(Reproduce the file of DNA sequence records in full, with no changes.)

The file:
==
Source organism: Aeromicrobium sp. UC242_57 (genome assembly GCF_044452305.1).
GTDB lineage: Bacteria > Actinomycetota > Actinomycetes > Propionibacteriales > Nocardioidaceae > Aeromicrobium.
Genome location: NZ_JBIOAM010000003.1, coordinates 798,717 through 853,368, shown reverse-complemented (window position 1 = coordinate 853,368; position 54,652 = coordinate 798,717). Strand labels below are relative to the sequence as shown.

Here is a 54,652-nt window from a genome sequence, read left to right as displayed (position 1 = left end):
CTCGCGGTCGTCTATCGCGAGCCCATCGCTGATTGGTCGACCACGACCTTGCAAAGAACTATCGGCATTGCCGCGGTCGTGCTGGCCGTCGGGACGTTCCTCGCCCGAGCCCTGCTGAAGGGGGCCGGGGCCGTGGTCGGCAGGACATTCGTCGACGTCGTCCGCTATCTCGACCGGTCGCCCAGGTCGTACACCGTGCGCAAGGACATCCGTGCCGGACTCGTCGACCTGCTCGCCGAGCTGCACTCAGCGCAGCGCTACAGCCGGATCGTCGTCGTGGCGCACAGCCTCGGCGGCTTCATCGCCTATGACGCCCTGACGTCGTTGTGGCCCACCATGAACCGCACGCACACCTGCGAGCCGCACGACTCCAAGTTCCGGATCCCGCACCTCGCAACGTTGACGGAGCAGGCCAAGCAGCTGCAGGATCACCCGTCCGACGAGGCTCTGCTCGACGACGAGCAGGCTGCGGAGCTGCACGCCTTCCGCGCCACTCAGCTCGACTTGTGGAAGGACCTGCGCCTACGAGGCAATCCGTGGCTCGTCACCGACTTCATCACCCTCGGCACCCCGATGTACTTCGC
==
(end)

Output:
Source organism: Aeromicrobium sp. UC242_57 (genome assembly GCF_044452305.1).
GTDB lineage: Bacteria > Actinomycetota > Actinomycetes > Propionibacteriales > Nocardioidaceae > Aeromicrobium.
Genome location: NZ_JBIOAM010000003.1, coordinates 798,717 through 853,368, shown reverse-complemented (window position 1 = coordinate 853,368; position 54,652 = coordinate 798,717). Strand labels below are relative to the sequence as shown.

Here is a 54,652-nt window from a genome sequence, read left to right as displayed (position 1 = left end):
CTCGCGGTCGTCTATCGCGAGCCCATCGCTGATTGGTCGACCACGACCTTGCAAAGAACTATCGGCATTGCCGCGGTCGTGCTGGCCGTCGGGACGTTCCTCGCCCGAGCCCTGCTGAAGGGGGCCGGGGCCGTGGTCGGCAGGACATTCGTCGACGTCGTCCGCTATCTCGACCGGTCGCCCAGGTCGTACACCGTGCGCAAGGACATCCGTGCCGGACTCGTCGACCTGCTCGCCGAGCTGCACTCAGCGCAGCGCTACAGCCGGATCGTCGTCGTGGCGCACAGCCTCGGCGGCTTCATCGCCTATGACGCCCTGACGTCGTTGTGGCCCACCATGAACCGCACGCACACCTGCGAGCCGCACGACTCCAAGTTCCGGATCCCGCACCTCGCAACGTTGACGGAGCAGGCCAAGCAGCTGCAGGATCACCCGTCCGACGAGGCTCTGCTCGACGACGAGCAGGCTGCGGAGCTGCACGCCTTCCGCGCCACTCAGCTCGACTTGTGGAAGGACCTGCGCCTACGAGGCAATCCGTGGCTCGTCACCGACTTCATCACCCTCGGCACCCCGATGTACTTCGC